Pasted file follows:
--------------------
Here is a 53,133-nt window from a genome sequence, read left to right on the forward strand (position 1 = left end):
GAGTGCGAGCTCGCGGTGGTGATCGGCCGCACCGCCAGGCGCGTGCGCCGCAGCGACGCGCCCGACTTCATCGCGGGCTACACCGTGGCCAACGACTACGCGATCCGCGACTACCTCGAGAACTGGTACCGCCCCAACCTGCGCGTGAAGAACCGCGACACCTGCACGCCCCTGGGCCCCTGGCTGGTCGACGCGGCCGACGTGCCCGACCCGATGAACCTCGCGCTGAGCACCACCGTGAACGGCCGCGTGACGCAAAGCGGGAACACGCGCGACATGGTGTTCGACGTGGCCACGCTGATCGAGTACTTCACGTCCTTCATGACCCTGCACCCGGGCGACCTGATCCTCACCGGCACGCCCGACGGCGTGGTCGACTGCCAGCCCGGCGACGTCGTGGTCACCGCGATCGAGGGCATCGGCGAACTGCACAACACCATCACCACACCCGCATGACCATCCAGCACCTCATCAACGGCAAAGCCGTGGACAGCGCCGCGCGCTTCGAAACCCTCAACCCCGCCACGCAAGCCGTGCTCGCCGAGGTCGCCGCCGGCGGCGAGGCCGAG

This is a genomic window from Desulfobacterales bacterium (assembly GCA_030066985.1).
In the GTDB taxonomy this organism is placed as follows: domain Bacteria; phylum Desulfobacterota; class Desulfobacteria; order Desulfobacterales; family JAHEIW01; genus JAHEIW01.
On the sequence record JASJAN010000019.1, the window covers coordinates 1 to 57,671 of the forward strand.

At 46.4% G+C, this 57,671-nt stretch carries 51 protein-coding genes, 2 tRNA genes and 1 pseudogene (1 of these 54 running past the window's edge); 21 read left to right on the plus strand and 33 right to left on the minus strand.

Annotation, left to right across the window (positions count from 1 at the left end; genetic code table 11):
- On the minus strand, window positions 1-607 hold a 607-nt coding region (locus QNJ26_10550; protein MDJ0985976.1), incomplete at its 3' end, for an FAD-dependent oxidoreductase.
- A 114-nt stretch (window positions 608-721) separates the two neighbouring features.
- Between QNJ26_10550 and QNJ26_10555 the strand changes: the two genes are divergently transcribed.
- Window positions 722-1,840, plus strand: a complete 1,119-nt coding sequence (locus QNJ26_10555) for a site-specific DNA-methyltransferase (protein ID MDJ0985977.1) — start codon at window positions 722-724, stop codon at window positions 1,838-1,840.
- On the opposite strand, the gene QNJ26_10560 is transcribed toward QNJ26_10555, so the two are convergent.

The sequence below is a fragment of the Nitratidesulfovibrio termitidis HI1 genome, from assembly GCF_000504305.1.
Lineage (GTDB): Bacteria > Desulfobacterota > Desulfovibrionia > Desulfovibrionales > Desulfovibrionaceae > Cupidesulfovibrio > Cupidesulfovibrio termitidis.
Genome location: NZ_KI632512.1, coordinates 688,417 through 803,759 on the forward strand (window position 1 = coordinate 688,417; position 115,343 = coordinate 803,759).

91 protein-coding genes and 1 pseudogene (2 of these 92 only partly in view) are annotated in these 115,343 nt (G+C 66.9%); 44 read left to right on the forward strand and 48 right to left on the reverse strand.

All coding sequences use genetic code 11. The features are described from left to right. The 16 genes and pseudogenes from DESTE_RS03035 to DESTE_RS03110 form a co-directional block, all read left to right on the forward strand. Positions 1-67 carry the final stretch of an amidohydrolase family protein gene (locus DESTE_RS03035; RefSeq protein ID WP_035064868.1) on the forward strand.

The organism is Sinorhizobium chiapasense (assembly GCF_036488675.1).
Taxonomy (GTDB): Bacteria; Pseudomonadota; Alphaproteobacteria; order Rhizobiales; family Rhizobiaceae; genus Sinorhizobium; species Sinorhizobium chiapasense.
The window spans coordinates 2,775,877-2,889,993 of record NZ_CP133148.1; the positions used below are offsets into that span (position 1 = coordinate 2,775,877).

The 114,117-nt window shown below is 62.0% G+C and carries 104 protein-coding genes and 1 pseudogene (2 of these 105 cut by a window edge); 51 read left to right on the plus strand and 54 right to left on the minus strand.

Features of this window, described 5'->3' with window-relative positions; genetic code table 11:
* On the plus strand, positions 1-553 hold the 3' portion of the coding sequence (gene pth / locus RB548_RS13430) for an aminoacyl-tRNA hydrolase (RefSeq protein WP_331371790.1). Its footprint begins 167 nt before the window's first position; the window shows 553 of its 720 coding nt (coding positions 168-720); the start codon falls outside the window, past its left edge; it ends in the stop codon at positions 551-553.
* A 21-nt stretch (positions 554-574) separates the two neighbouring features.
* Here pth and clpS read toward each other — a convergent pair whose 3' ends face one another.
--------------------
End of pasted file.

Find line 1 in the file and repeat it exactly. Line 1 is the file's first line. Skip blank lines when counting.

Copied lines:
Here is a 53,133-nt window from a genome sequence, read left to right on the forward strand (position 1 = left end):